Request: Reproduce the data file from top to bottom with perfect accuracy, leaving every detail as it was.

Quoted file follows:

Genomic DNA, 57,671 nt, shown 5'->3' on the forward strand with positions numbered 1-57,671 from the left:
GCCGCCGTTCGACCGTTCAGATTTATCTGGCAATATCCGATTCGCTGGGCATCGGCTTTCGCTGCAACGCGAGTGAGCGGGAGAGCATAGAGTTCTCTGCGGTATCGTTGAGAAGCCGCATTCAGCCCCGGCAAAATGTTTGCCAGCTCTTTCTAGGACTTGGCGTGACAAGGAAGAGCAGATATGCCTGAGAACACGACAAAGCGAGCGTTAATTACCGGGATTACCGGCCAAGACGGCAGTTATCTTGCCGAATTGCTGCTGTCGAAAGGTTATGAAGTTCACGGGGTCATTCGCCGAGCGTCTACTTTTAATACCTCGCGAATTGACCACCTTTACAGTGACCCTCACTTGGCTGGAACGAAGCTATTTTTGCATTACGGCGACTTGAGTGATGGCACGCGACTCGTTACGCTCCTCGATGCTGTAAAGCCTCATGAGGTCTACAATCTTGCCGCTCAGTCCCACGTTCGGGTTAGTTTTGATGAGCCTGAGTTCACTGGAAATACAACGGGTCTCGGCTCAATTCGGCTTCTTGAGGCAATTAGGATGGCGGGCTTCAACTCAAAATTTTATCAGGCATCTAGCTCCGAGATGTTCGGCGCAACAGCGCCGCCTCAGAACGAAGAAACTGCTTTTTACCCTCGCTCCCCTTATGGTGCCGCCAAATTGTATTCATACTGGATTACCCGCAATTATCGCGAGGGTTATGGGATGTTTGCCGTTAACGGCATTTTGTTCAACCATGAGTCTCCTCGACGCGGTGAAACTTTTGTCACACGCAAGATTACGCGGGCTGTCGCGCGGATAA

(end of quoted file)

Genomic DNA, 57,671 nt, shown 5'->3' on the forward strand with positions numbered 1-57,671 from the left:
GCCGCCGTTCGACCGTTCAGATTTATCTGGCAATATCCGATTCGCTGGGCATCGGCTTTCGCTGCAACGCGAGTGAGCGGGAGAGCATAGAGTTCTCTGCGGTATCGTTGAGAAGCCGCATTCAGCCCCGGCAAAATGTTTGCCAGCTCTTTCTAGGACTTGGCGTGACAAGGAAGAGCAGATATGCCTGAGAACACGACAAAGCGAGCGTTAATTACCGGGATTACCGGCCAAGACGGCAGTTATCTTGCCGAATTGCTGCTGTCGAAAGGTTATGAAGTTCACGGGGTCATTCGCCGAGCGTCTACTTTTAATACCTCGCGAATTGACCACCTTTACAGTGACCCTCACTTGGCTGGAACGAAGCTATTTTTGCATTACGGCGACTTGAGTGATGGCACGCGACTCGTTACGCTCCTCGATGCTGTAAAGCCTCATGAGGTCTACAATCTTGCCGCTCAGTCCCACGTTCGGGTTAGTTTTGATGAGCCTGAGTTCACTGGAAATACAACGGGTCTCGGCTCAATTCGGCTTCTTGAGGCAATTAGGATGGCGGGCTTCAACTCAAAATTTTATCAGGCATCTAGCTCCGAGATGTTCGGCGCAACAGCGCCGCCTCAGAACGAAGAAACTGCTTTTTACCCTCGCTCCCCTTATGGTGCCGCCAAATTGTATTCATACTGGATTACCCGCAATTATCGCGAGGGTTATGGGATGTTTGCCGTTAACGGCATTTTGTTCAACCATGAGTCTCCTCGACGCGGTGAAACTTTTGTCACACGCAAGATTACGCGGGCTGTCGCGCGGATAA